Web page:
Loudoun County Public Library will mark the 60th anniversary of the desegregation of the Purcellville Library with a day-long series of events Saturday, April 8.
Two Purcellville upholsterers, Samuel Cardoza Murray and his wife, Josie Cook Murray, went to the library in December 1956 to get a book they needed for their business. When they were refused permission to check out the book, Oliver Ellis Stone, a Washington lawyer, agreed to take on their case. On April 8, 1957, by a 4-to-3 vote, the Loudoun County Board of Supervisors decided that the library should be open to all. It is remembered as the first victory for Loudoun’s civil rights movement.
The Library will honor the Murrays’ perseverance with a variety of events for all ages:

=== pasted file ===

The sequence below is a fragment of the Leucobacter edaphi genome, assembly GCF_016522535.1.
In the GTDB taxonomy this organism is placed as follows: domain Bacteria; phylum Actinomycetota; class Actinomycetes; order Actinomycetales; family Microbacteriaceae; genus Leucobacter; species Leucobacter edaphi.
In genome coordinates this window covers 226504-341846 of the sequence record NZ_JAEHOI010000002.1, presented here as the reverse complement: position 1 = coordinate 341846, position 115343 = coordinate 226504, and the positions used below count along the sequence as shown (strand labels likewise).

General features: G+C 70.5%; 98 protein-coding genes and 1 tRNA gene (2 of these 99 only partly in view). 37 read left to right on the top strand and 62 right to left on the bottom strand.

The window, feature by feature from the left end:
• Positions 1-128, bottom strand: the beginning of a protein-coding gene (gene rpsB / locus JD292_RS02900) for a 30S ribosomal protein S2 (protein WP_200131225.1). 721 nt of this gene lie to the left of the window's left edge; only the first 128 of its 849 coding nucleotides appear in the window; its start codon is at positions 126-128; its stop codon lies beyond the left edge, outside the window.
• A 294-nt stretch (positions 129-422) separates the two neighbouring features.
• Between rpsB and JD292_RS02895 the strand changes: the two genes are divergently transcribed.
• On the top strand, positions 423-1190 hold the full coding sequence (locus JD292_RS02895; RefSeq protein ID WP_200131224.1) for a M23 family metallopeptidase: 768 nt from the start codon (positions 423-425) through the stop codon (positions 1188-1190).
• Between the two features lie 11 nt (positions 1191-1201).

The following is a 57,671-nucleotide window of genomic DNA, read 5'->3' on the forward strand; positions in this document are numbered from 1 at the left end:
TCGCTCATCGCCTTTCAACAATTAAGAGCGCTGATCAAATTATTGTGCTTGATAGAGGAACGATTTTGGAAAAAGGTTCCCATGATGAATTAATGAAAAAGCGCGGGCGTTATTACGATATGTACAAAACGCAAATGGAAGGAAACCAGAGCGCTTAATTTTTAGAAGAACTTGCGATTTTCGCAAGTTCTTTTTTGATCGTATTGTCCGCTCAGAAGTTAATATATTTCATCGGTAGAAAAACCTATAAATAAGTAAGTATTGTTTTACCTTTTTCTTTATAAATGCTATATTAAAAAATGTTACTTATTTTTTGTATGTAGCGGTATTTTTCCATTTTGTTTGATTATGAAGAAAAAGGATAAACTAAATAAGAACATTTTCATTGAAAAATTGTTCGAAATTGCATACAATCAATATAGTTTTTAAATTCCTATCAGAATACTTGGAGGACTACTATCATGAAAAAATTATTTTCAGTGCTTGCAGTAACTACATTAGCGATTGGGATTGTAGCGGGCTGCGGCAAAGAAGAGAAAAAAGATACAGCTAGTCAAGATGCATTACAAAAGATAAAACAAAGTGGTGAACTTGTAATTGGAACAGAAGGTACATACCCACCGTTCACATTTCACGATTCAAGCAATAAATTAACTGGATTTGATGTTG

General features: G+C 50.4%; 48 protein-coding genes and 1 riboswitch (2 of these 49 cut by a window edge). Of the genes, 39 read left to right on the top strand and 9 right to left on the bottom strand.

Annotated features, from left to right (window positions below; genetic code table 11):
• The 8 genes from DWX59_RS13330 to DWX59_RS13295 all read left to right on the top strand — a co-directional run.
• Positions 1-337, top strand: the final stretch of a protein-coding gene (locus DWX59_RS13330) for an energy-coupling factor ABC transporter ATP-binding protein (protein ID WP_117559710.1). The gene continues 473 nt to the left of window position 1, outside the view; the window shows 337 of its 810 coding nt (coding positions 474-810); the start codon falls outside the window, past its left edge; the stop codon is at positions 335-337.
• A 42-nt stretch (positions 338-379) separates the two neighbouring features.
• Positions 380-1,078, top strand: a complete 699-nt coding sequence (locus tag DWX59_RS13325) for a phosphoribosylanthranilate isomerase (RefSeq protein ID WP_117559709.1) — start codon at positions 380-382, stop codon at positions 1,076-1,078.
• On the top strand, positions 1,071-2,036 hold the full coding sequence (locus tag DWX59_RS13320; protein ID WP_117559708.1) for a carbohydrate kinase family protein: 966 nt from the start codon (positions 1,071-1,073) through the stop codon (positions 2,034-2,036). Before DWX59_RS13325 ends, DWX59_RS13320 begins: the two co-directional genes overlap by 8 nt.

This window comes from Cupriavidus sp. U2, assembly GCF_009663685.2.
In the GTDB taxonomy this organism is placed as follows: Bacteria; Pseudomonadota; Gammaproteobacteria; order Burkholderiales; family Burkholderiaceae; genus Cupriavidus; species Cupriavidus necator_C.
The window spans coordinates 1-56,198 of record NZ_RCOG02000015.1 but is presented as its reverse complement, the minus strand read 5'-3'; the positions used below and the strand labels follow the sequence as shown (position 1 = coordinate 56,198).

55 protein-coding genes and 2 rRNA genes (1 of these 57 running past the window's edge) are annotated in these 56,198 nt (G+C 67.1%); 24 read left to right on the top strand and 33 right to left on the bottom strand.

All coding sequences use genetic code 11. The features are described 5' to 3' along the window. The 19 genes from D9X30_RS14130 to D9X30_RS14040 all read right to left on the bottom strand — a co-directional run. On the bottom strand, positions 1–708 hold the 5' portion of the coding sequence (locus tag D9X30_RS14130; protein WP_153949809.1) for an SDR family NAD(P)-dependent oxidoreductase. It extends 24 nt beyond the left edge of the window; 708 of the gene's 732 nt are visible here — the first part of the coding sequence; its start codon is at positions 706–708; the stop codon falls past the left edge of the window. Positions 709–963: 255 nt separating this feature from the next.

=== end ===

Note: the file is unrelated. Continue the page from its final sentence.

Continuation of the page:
- 10:30 a.m.: Upholstery crafts for grades 3-8.
- 11 a.m.-5 p.m.: An exhibit of stories, photos and artifacts about the Civil Rights era in Loudoun.
- Noon: “A Library for All,” a discussion of the Murrays’ successful efforts to integrate the Library.
- 1 p.m.: “Loudoun and the Long Civil Rights Movement,” with James Hershman.
- 2 p.m.: Panel discussion on Western Loudoun’s Civil Rights heritage with Gertrude Evans, Walter Jackson, and Reginald Simms.
- 3 p.m.: Live Music: Piedmont Bluz Acoustic Duo, which honors and promotes African-American cultures through traditional blues and Piedmont-style folk music.
For more information, visit library.loudoun.gov or call the Purcellville Library at 540 338 7235.